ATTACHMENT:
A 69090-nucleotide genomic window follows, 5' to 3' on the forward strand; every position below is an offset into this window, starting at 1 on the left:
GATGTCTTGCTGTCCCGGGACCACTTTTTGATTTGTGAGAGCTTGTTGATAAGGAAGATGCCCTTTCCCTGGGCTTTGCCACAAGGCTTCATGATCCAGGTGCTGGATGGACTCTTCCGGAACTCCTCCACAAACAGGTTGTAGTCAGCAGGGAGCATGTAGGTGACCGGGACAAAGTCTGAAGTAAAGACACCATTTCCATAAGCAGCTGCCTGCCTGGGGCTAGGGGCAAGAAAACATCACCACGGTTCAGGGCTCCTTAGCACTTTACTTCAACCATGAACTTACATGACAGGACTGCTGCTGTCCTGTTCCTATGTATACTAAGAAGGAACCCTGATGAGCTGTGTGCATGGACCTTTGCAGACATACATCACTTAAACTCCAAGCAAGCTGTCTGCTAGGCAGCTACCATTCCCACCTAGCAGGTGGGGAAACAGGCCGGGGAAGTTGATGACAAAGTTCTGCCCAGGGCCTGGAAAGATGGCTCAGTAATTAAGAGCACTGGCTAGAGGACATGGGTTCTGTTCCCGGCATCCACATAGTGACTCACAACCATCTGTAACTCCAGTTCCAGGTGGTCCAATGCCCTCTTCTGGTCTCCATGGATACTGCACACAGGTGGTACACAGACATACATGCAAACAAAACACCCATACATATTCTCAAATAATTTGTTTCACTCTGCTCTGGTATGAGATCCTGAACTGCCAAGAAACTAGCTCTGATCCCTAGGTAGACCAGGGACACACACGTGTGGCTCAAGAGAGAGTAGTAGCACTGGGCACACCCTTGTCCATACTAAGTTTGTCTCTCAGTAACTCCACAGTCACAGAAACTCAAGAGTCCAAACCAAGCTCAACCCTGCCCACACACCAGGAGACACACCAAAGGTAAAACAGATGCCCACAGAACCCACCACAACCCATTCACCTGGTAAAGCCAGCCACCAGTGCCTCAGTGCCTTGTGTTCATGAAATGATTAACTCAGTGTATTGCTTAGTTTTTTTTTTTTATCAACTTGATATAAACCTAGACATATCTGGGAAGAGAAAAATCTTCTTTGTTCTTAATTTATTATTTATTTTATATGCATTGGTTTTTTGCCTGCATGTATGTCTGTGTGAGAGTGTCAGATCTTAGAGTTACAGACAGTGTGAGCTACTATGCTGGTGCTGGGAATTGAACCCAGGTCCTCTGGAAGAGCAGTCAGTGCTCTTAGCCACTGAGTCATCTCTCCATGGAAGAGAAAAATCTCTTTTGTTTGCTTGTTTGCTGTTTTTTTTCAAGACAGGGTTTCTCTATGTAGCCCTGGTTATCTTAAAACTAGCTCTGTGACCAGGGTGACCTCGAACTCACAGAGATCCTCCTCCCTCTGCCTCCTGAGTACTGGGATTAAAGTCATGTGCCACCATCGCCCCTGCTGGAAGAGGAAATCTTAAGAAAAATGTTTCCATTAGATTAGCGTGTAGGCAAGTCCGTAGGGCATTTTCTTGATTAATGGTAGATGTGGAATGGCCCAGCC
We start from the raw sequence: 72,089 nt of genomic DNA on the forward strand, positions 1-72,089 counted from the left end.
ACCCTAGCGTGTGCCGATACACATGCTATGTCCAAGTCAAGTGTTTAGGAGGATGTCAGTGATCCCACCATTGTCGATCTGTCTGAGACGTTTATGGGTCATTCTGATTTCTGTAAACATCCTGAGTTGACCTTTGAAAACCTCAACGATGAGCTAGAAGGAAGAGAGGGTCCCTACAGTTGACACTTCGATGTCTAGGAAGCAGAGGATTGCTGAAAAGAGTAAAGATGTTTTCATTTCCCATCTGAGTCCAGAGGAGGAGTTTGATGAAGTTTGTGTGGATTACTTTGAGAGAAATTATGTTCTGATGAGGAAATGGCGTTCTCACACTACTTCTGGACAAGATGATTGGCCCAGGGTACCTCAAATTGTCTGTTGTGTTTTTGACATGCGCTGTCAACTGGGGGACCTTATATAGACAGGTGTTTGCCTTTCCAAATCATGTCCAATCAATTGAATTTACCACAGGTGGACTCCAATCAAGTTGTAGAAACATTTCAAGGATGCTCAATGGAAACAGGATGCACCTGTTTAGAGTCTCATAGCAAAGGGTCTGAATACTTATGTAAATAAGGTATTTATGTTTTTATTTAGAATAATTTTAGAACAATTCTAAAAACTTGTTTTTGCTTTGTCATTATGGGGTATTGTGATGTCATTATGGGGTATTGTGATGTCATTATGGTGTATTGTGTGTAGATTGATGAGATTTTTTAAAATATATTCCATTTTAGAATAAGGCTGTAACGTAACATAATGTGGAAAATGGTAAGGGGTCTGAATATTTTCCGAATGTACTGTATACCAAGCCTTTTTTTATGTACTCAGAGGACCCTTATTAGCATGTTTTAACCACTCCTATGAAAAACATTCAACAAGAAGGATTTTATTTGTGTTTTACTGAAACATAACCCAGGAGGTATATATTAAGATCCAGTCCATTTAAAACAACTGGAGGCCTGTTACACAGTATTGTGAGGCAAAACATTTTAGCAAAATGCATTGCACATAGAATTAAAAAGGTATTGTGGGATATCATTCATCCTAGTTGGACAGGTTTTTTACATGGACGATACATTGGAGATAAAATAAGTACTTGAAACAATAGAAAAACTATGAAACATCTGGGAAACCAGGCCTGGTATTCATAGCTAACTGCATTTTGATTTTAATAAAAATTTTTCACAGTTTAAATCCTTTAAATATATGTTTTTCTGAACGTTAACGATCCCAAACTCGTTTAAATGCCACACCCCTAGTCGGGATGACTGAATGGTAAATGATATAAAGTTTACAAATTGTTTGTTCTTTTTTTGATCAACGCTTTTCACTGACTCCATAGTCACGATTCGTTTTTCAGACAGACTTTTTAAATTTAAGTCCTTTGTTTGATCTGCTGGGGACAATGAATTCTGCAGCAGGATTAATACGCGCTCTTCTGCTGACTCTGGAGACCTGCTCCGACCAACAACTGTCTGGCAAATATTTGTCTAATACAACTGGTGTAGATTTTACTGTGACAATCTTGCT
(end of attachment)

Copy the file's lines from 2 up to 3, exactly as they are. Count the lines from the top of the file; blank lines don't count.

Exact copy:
GATGTCTTGCTGTCCCGGGACCACTTTTTGATTTGTGAGAGCTTGTTGATAAGGAAGATGCCCTTTCCCTGGGCTTTGCCACAAGGCTTCATGATCCAGGTGCTGGATGGACTCTTCCGGAACTCCTCCACAAACAGGTTGTAGTCAGCAGGGAGCATGTAGGTGACCGGGACAAAGTCTGAAGTAAAGACACCATTTCCATAAGCAGCTGCCTGCCTGGGGCTAGGGGCAAGAAAACATCACCACGGTTCAGGGCTCCTTAGCACTTTACTTCAACCATGAACTTACATGACAGGACTGCTGCTGTCCTGTTCCTATGTATACTAAGAAGGAACCCTGATGAGCTGTGTGCATGGACCTTTGCAGACATACATCACTTAAACTCCAAGCAAGCTGTCTGCTAGGCAGCTACCATTCCCACCTAGCAGGTGGGGAAACAGGCCGGGGAAGTTGATGACAAAGTTCTGCCCAGGGCCTGGAAAGATGGCTCAGTAATTAAGAGCACTGGCTAGAGGACATGGGTTCTGTTCCCGGCATCCACATAGTGACTCACAACCATCTGTAACTCCAGTTCCAGGTGGTCCAATGCCCTCTTCTGGTCTCCATGGATACTGCACACAGGTGGTACACAGACATACATGCAAACAAAACACCCATACATATTCTCAAATAATTTGTTTCACTCTGCTCTGGTATGAGATCCTGAACTGCCAAGAAACTAGCTCTGATCCCTAGGTAGACCAGGGACACACACGTGTGGCTCAAGAGAGAGTAGTAGCACTGGGCACACCCTTGTCCATACTAAGTTTGTCTCTCAGTAACTCCACAGTCACAGAAACTCAAGAGTCCAAACCAAGCTCAACCCTGCCCACACACCAGGAGACACACCAAAGGTAAAACAGATGCCCACAGAACCCACCACAACCCATTCACCTGGTAAAGCCAGCCACCAGTGCCTCAGTGCCTTGTGTTCATGAAATGATTAACTCAGTGTATTGCTTAGTTTTTTTTTTTTATCAACTTGATATAAACCTAGACATATCTGGGAAGAGAAAAATCTTCTTTGTTCTTAATTTATTATTTATTTTATATGCATTGGTTTTTTGCCTGCATGTATGTCTGTGTGAGAGTGTCAGATCTTAGAGTTACAGACAGTGTGAGCTACTATGCTGGTGCTGGGAATTGAACCCAGGTCCTCTGGAAGAGCAGTCAGTGCTCTTAGCCACTGAGTCATCTCTCCATGGAAGAGAAAAATCTCTTTTGTTTGCTTGTTTGCTGTTTTTTTTCAAGACAGGGTTTCTCTATGTAGCCCTGGTTATCTTAAAACTAGCTCTGTGACCAGGGTGACCTCGAACTCACAGAGATCCTCCTCCCTCTGCCTCCTGAGTACTGGGATTAAAGTCATGTGCCACCATCGCCCCTGCTGGAAGAGGAAATCTTAAGAAAAATGTTTCCATTAGATTAGCGTGTAGGCAAGTCCGTAGGGCATTTTCTTGATTAATGGTAGATGTGGAATGGCCCAGCC
We start from the raw sequence: 72,089 nt of genomic DNA on the forward strand, positions 1-72,089 counted from the left end.